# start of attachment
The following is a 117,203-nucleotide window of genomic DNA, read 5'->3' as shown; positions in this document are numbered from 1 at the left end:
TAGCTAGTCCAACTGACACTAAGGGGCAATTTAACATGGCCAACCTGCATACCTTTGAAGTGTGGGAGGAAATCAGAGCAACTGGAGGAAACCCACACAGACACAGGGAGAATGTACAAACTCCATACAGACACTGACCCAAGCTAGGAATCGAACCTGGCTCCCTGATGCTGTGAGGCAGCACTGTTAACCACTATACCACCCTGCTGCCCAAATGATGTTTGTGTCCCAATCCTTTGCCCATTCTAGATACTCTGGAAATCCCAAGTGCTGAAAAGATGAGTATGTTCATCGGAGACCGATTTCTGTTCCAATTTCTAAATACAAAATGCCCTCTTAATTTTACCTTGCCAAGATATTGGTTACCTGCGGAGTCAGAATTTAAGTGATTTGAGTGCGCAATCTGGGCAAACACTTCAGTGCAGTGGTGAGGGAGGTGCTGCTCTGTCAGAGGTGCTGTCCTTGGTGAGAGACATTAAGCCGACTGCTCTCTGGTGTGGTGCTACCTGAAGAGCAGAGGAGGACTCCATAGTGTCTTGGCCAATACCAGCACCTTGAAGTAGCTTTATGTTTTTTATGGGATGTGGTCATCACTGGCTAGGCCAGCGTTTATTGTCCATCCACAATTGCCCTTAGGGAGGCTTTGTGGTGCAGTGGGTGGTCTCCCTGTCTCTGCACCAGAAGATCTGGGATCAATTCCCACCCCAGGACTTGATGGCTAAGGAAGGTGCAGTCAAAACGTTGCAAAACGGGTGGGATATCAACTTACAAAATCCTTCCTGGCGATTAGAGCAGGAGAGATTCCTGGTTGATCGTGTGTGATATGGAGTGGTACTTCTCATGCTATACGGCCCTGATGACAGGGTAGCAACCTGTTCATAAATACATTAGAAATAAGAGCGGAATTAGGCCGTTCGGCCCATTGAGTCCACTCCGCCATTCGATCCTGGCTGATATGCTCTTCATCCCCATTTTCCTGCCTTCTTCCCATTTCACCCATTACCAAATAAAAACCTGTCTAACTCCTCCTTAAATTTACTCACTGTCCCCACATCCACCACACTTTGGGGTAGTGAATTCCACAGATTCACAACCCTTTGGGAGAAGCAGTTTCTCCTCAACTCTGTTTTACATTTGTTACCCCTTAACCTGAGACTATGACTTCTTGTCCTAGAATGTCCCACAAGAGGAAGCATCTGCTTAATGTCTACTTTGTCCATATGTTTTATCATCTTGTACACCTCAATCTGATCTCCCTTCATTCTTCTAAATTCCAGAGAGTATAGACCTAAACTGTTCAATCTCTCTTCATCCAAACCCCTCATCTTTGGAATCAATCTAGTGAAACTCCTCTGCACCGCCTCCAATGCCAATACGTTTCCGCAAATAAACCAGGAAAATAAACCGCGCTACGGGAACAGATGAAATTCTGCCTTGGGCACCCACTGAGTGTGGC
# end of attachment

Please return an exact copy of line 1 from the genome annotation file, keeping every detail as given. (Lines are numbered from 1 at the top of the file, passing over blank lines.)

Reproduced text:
The following is a 117,203-nucleotide window of genomic DNA, read 5'->3' as shown; positions in this document are numbered from 1 at the left end: